Jaguar Land Rover (JLR) is developing a hydrogen fuel cell electric vehicle prototype based on the new Land Rover Defender. Testing is scheduled to begin this year.
The concept is part of Jaguar Land Rover’s goal of achieving zero emissions by 2036 across its entire supply chain, products and operations by 2039.
JLR says that fuel cell vehicles are complementary to battery electric vehicles on the path of zero emissions.
Notably, hydrogen-powered fuel cell vehicles provide high energy density and rapid refueling, and minimal loss of range at low temperatures, making the technology suitable for larger and higher-powered vehicles range, or those operating in hot or cold environments.
Another aspect to consider is that since 2018, the number of fuel cell vehicles on the road has almost doubled and, contributing to the use of hydrogen, natural resource service stations have increased by more than 20%.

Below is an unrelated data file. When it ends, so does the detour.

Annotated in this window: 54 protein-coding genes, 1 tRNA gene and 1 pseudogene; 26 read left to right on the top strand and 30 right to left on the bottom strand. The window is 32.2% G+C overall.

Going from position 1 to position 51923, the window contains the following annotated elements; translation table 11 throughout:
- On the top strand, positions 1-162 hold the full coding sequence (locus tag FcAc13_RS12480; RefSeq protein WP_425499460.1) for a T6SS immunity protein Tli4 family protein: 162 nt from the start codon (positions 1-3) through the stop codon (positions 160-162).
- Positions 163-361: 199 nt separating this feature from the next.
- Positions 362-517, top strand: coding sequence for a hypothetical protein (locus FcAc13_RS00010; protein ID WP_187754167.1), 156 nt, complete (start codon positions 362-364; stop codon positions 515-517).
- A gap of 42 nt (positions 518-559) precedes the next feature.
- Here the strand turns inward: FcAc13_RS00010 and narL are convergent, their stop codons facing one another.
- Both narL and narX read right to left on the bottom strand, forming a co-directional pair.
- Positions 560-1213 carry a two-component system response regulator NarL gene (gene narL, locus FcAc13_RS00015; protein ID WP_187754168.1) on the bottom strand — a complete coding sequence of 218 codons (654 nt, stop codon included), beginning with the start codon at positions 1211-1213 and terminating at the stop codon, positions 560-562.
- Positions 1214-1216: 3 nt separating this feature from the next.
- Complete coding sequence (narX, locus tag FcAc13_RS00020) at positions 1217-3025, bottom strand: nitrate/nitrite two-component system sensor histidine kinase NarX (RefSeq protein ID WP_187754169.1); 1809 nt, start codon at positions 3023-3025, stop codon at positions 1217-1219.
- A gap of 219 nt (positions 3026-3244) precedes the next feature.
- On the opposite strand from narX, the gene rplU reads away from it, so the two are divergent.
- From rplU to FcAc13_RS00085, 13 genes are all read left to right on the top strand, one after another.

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In that sense, by 2030, forecasts predict that the deployment of hydrogen-powered fuel cell vehicles could exceed 10 million with 10,000 service stations around the world.
Jaguar Land Rover’s advanced engineering plan, known as Project Zeus, funded in part by the Center for Advanced Propulsion, will allow engineers to understand how a hydrogen powertrain can be optimized to deliver the performance and capacity expected by its customers from the refueling and towing range to off-road capability.
To deliver Project Zeus, Jaguar Land Rover has partnered with world-class research and development partners, including Delta Motorsport, AVL, Marelli Automotive Systems and the UK Battery Industrialization Center (UKBIC) to further hydrogen fuel cell electric vehicle prototype.
Written by | Gabriel Sayago